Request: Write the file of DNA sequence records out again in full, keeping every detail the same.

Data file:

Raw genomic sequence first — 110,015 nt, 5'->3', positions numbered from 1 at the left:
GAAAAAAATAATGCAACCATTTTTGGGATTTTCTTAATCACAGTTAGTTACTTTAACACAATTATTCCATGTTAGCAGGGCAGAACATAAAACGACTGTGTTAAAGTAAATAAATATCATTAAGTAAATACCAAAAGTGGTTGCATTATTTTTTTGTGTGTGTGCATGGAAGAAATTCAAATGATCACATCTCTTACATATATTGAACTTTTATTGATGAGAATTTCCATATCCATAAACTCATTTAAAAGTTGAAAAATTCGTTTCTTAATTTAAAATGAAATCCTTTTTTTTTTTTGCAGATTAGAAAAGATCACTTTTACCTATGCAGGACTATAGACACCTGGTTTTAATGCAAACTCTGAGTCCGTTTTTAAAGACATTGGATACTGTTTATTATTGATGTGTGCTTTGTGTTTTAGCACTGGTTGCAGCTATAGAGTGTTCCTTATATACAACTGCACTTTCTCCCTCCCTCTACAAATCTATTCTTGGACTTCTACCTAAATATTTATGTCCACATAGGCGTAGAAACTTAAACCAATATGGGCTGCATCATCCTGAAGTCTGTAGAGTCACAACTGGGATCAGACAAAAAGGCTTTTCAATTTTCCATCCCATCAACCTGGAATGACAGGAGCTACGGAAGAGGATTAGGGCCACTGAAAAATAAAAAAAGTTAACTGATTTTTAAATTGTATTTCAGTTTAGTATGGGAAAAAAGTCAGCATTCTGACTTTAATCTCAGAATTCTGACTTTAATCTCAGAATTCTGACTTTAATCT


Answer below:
Raw genomic sequence first — 110,015 nt, 5'->3', positions numbered from 1 at the left:
GAAAAAAATAATGCAACCATTTTTGGGATTTTCTTAATCACAGTTAGTTACTTTAACACAATTATTCCATGTTAGCAGGGCAGAACATAAAACGACTGTGTTAAAGTAAATAAATATCATTAAGTAAATACCAAAAGTGGTTGCATTATTTTTTTGTGTGTGTGCATGGAAGAAATTCAAATGATCACATCTCTTACATATATTGAACTTTTATTGATGAGAATTTCCATATCCATAAACTCATTTAAAAGTTGAAAAATTCGTTTCTTAATTTAAAATGAAATCCTTTTTTTTTTTTGCAGATTAGAAAAGATCACTTTTACCTATGCAGGACTATAGACACCTGGTTTTAATGCAAACTCTGAGTCCGTTTTTAAAGACATTGGATACTGTTTATTATTGATGTGTGCTTTGTGTTTTAGCACTGGTTGCAGCTATAGAGTGTTCCTTATATACAACTGCACTTTCTCCCTCCCTCTACAAATCTATTCTTGGACTTCTACCTAAATATTTATGTCCACATAGGCGTAGAAACTTAAACCAATATGGGCTGCATCATCCTGAAGTCTGTAGAGTCACAACTGGGATCAGACAAAAAGGCTTTTCAATTTTCCATCCCATCAACCTGGAATGACAGGAGCTACGGAAGAGGATTAGGGCCACTGAAAAATAAAAAAAGTTAACTGATTTTTAAATTGTATTTCAGTTTAGTATGGGAAAAAAGTCAGCATTCTGACTTTAATCTCAGAATTCTGACTTTAATCTCAGAATTCTGACTTTAATCT